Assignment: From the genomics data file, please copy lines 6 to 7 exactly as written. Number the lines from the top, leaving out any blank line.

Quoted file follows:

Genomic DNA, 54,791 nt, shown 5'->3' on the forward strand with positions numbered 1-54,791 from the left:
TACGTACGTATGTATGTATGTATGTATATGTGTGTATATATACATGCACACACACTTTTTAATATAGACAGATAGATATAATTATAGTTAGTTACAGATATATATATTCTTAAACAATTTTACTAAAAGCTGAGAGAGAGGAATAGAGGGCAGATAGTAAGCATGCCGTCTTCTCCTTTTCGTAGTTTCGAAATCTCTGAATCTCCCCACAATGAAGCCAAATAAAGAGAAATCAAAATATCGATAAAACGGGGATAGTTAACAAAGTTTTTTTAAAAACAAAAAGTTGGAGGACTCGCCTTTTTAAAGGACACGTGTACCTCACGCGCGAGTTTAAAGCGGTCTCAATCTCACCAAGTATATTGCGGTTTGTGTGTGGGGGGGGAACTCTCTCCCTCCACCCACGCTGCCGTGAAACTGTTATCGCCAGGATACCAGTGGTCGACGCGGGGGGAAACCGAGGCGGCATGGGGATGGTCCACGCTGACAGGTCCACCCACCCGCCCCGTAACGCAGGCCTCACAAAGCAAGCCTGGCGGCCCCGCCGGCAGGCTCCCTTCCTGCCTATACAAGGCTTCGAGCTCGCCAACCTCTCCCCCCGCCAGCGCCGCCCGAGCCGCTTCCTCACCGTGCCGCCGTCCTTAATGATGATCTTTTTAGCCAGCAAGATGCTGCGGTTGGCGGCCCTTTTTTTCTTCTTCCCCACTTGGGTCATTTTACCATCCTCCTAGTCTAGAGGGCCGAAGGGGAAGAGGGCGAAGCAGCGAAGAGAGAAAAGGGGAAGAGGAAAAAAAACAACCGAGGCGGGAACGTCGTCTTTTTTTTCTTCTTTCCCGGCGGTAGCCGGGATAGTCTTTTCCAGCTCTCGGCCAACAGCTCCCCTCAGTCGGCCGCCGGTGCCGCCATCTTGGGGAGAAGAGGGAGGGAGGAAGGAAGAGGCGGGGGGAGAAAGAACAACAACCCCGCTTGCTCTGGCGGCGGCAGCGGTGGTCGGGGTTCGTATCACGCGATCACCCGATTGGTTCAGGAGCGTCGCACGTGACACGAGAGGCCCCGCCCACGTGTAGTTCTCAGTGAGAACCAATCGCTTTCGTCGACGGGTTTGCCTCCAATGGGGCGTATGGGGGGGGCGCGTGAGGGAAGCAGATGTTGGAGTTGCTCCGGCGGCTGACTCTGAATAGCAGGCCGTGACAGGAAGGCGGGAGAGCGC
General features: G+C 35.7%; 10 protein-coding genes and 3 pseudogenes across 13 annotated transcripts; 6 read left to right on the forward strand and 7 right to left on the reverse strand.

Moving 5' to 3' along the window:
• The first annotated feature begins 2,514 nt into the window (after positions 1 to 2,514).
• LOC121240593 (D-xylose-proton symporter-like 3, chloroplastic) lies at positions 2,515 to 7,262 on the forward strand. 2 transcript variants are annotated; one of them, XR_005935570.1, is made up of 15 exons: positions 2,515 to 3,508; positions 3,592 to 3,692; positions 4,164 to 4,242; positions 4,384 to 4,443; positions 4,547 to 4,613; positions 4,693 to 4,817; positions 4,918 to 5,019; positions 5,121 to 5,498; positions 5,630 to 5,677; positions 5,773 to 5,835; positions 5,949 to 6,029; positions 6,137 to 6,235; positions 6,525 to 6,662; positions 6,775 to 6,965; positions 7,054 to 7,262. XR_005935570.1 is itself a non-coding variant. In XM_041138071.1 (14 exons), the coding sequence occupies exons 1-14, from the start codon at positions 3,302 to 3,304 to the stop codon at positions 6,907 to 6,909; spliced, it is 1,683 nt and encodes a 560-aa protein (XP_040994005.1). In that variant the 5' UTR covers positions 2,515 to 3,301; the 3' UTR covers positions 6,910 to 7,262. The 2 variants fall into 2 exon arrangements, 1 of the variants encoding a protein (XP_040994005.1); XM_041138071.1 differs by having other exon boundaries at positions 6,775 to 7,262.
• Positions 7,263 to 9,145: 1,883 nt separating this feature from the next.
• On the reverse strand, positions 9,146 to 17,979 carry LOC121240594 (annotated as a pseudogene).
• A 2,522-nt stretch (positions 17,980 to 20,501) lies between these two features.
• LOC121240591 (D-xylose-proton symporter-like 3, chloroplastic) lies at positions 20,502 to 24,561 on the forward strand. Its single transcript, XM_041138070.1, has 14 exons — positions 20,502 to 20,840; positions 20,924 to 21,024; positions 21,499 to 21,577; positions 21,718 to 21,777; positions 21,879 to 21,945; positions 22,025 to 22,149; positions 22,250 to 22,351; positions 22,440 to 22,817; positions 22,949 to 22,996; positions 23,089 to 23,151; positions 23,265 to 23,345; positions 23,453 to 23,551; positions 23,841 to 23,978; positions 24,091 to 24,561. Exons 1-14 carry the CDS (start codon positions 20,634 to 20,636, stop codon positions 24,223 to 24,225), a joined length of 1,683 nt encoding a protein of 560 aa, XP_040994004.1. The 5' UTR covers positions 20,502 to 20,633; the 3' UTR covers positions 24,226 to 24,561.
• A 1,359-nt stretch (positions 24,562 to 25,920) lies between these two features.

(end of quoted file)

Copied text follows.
• LOC121240593 (D-xylose-proton symporter-like 3, chloroplastic) lies at positions 2,515 to 7,262 on the forward strand. 2 transcript variants are annotated; one of them, XR_005935570.1, is made up of 15 exons: positions 2,515 to 3,508; positions 3,592 to 3,692; positions 4,164 to 4,242; positions 4,384 to 4,443; positions 4,547 to 4,613; positions 4,693 to 4,817; positions 4,918 to 5,019; positions 5,121 to 5,498; positions 5,630 to 5,677; positions 5,773 to 5,835; positions 5,949 to 6,029; positions 6,137 to 6,235; positions 6,525 to 6,662; positions 6,775 to 6,965; positions 7,054 to 7,262. XR_005935570.1 is itself a non-coding variant. In XM_041138071.1 (14 exons), the coding sequence occupies exons 1-14, from the start codon at positions 3,302 to 3,304 to the stop codon at positions 6,907 to 6,909; spliced, it is 1,683 nt and encodes a 560-aa protein (XP_040994005.1). In that variant the 5' UTR covers positions 2,515 to 3,301; the 3' UTR covers positions 6,910 to 7,262. The 2 variants fall into 2 exon arrangements, 1 of the variants encoding a protein (XP_040994005.1); XM_041138071.1 differs by having other exon boundaries at positions 6,775 to 7,262.
• Positions 7,263 to 9,145: 1,883 nt separating this feature from the next.